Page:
FA chairman rules out intervention in Ched Evans case
Football Association (FA) chairman Greg Dyke on Friday ruled out any intervention by the governing body in the case of convicted rapist Ched Evans.
London: Football Association (FA) chairman Greg Dyke on Friday ruled out any intervention by the governing body in the case of convicted rapist Ched Evans.
Evans blamed `mob rule` for his move to Oldham collapsing on Thursday and for the first time apologised to the woman he was found guilty of raping. However, the former Sheffield United striker still maintained his innocence.
Shadow sports minister Clive Efford has urged the FA to cancel Evans` playing registration.
Dyke, speaking for the first time about the Evans situation, said: "Rape and sexual violence are abhorrent and unacceptable. This cannot be overstated.
"We have reviewed the Ched Evans case in some detail at the FA and we have examined both the legal requirements and our rules and regulations and there is no basis for us to intervene directly in this particular case.
"That said it is important that we continue to look at the issue of behaviour and attitudes within football, and recognise the unique privileges and responsibilities that come with being a participating member of the national game.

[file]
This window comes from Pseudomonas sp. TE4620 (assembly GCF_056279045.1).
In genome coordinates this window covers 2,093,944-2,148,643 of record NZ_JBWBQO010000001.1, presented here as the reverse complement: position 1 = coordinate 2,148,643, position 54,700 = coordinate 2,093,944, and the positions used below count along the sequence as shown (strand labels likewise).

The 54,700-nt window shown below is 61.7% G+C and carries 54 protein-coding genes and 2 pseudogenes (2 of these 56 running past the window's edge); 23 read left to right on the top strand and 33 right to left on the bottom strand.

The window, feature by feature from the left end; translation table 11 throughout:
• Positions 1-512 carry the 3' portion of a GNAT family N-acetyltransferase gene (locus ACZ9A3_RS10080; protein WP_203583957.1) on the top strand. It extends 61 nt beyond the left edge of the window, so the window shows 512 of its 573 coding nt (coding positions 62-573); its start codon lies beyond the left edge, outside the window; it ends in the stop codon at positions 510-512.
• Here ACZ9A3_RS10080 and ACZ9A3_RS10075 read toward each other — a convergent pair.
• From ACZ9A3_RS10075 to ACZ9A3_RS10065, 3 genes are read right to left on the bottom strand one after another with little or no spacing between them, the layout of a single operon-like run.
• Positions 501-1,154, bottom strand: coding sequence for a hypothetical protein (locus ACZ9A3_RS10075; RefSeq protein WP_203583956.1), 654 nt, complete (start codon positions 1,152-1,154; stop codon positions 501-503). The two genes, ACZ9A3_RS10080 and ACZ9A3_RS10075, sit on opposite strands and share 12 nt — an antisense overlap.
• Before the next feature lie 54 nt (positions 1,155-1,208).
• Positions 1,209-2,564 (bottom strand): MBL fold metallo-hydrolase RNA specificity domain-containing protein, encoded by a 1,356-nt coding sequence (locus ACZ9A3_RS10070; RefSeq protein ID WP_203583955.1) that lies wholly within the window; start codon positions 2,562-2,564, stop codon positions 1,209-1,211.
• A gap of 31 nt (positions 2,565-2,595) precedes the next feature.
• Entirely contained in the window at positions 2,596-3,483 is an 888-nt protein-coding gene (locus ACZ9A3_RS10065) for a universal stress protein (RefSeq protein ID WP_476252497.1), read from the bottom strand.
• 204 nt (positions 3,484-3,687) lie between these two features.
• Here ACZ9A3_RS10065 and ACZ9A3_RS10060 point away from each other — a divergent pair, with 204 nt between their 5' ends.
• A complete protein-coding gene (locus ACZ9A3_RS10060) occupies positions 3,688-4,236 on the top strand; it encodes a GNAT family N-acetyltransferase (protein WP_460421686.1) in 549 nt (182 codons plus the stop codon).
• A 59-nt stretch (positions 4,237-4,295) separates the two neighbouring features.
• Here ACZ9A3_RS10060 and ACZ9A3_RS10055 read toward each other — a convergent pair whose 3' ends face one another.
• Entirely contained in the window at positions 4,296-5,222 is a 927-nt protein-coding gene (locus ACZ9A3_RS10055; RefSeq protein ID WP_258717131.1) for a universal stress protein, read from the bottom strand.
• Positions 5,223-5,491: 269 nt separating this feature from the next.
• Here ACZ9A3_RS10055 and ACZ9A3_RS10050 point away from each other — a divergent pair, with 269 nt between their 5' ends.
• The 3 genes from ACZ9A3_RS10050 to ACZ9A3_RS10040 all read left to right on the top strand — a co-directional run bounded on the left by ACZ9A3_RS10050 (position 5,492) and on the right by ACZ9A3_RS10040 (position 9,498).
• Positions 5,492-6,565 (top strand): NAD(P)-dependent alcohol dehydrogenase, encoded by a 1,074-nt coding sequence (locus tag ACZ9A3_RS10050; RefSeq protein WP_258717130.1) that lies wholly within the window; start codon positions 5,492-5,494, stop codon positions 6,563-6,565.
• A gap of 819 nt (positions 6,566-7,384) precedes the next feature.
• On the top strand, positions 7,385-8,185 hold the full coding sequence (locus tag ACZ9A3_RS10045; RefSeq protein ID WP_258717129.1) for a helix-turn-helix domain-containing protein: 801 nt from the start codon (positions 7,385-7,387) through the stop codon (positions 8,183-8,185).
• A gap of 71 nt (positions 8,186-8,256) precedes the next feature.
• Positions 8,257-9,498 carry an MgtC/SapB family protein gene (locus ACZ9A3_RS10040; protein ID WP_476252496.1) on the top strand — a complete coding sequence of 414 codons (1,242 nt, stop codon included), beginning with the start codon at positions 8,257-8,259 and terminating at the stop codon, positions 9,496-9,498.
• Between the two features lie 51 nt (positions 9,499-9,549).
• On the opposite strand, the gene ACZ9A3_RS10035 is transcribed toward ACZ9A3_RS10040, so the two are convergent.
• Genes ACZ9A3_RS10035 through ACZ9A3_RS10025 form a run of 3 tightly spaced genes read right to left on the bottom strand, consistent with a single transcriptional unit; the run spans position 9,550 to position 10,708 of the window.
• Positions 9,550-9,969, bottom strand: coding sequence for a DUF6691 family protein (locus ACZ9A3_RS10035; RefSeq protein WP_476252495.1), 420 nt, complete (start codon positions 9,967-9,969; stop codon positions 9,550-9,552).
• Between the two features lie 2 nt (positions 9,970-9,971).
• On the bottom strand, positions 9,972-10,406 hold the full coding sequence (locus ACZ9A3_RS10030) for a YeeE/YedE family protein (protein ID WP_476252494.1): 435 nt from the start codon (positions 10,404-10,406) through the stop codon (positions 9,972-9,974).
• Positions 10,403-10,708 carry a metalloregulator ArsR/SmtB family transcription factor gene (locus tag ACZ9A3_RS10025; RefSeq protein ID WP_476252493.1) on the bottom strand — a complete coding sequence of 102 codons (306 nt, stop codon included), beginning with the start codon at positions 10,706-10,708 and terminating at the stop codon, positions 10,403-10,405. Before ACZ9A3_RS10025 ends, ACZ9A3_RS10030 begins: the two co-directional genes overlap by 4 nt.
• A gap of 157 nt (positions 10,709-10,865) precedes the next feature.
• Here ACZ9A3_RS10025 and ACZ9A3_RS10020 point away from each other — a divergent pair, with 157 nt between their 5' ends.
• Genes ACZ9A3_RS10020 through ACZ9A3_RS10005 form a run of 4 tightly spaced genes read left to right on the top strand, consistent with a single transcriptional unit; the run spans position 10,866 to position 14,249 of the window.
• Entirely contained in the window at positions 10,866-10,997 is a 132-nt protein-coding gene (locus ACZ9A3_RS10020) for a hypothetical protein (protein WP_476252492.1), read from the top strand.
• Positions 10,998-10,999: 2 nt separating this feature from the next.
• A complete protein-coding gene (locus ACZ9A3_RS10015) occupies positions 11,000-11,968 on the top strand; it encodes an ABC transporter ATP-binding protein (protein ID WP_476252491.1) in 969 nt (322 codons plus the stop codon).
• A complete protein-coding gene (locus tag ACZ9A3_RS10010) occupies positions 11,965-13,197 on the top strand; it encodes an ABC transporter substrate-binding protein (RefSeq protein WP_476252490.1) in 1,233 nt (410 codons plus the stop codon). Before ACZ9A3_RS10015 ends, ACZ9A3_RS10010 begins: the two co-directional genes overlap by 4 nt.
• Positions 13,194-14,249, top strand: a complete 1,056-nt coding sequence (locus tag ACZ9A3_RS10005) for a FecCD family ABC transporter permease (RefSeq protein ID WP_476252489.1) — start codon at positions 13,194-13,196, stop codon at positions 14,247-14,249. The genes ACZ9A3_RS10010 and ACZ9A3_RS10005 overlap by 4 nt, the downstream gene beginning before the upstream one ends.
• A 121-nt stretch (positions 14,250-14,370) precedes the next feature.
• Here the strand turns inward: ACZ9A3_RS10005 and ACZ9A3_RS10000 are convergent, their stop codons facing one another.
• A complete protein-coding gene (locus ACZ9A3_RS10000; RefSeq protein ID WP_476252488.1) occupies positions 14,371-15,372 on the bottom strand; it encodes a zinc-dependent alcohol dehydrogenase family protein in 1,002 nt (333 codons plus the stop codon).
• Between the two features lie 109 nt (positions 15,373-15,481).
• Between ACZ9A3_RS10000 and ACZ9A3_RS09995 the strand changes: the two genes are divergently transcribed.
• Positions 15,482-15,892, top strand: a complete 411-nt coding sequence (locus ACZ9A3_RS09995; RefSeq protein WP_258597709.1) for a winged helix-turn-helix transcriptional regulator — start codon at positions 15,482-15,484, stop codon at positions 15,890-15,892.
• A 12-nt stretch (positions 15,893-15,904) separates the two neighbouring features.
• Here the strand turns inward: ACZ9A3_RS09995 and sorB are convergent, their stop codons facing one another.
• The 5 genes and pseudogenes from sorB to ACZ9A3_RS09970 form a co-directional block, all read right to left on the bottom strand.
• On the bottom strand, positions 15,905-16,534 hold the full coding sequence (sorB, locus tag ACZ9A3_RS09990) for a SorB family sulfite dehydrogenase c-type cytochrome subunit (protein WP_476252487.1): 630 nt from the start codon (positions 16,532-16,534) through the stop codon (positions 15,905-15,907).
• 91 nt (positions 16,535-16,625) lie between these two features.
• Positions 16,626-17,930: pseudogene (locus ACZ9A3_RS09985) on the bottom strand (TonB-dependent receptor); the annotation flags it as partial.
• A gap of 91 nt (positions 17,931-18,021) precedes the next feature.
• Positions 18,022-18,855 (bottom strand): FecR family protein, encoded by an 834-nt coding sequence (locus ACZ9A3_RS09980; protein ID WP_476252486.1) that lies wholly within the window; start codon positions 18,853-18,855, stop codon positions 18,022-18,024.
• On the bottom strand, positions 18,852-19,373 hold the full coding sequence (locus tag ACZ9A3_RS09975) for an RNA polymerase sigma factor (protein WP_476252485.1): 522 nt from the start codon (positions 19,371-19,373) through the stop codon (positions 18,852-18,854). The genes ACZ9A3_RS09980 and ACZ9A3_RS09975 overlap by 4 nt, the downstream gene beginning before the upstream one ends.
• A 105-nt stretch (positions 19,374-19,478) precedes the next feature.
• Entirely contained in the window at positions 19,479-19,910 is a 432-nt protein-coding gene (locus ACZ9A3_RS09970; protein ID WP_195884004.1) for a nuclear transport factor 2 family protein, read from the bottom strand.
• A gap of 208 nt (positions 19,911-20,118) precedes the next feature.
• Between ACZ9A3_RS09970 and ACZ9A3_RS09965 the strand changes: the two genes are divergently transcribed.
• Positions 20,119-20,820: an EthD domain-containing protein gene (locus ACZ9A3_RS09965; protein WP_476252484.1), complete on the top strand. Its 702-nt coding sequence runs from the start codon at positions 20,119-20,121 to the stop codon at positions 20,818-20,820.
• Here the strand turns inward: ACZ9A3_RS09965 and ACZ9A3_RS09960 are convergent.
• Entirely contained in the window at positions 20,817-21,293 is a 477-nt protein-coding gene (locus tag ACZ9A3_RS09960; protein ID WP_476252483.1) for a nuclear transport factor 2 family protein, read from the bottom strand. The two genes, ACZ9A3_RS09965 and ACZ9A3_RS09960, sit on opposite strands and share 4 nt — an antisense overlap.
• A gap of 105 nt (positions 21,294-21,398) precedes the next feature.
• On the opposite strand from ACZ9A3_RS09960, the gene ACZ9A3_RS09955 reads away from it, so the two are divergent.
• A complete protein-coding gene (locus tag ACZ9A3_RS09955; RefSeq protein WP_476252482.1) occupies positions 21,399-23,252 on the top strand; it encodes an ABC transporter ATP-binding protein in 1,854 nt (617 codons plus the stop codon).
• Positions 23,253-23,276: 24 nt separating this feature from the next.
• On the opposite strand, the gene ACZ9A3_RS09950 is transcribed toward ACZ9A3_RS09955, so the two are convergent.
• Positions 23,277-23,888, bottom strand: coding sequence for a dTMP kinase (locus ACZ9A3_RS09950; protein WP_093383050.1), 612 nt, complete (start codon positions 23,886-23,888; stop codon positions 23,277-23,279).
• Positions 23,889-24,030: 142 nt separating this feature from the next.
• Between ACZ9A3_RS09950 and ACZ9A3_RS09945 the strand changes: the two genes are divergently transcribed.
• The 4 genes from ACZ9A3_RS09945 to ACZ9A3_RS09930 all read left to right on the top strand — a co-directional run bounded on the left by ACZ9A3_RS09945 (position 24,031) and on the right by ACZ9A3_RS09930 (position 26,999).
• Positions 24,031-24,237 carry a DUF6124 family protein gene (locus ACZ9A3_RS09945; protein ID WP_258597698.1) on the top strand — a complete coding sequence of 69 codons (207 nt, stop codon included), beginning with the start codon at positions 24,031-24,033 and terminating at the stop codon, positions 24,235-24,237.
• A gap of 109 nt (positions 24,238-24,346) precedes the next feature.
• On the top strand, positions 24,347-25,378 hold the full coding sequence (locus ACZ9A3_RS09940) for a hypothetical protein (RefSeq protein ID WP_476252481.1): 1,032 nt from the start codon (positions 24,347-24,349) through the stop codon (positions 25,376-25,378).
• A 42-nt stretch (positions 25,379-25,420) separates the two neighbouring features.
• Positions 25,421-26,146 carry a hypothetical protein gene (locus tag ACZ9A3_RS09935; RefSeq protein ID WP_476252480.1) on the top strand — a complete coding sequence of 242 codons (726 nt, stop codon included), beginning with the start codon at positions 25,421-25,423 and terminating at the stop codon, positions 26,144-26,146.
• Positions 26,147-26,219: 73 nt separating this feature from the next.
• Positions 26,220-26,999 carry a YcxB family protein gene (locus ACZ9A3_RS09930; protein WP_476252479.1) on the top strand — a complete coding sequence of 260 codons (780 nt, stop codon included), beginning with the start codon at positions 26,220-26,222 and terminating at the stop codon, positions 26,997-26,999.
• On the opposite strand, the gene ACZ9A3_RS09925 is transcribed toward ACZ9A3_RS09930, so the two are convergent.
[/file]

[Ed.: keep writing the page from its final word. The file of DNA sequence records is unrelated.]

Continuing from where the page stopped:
"I would encourage the game to consider and discuss this matter and the prospect for future guidelines or codes of conduct. The FA will certainly be considering it in line with our own ongoing review of what constitutes public or private communications and behaviour."
Meanwhile, Professional Footballers` Association (PFA) chief executive Gordon Taylor on Friday apologised for comparing Evans` situation with the Hillsborough disaster.
Taylor had tried to maintain his support for Evans after the deal with Oldham collapsed on Thursday.
But instead he landed himself in trouble with an insensitive comparison to the Hillsborough disaster, which saw 96 Liverpool fans killed following a crush at the start of the FA Cup semi-final clash with Nottingham Forest in 1989.
After years of fighting by the families of those who died, new inquests into the deaths began last year and are continuing, prompting Taylor to make the point that there were examples from the past when the justice system and the police had got things wrong.
Taylor told BBC Radio Merseyside on Friday: "The last thing I intended to do was to upset anybody connected to the Hillsborough case.
"I`ve long been a supporter of them (the Hillsborough families) so if that`s the impression they got, it`s a totally wrong one and I`m very sorry for that."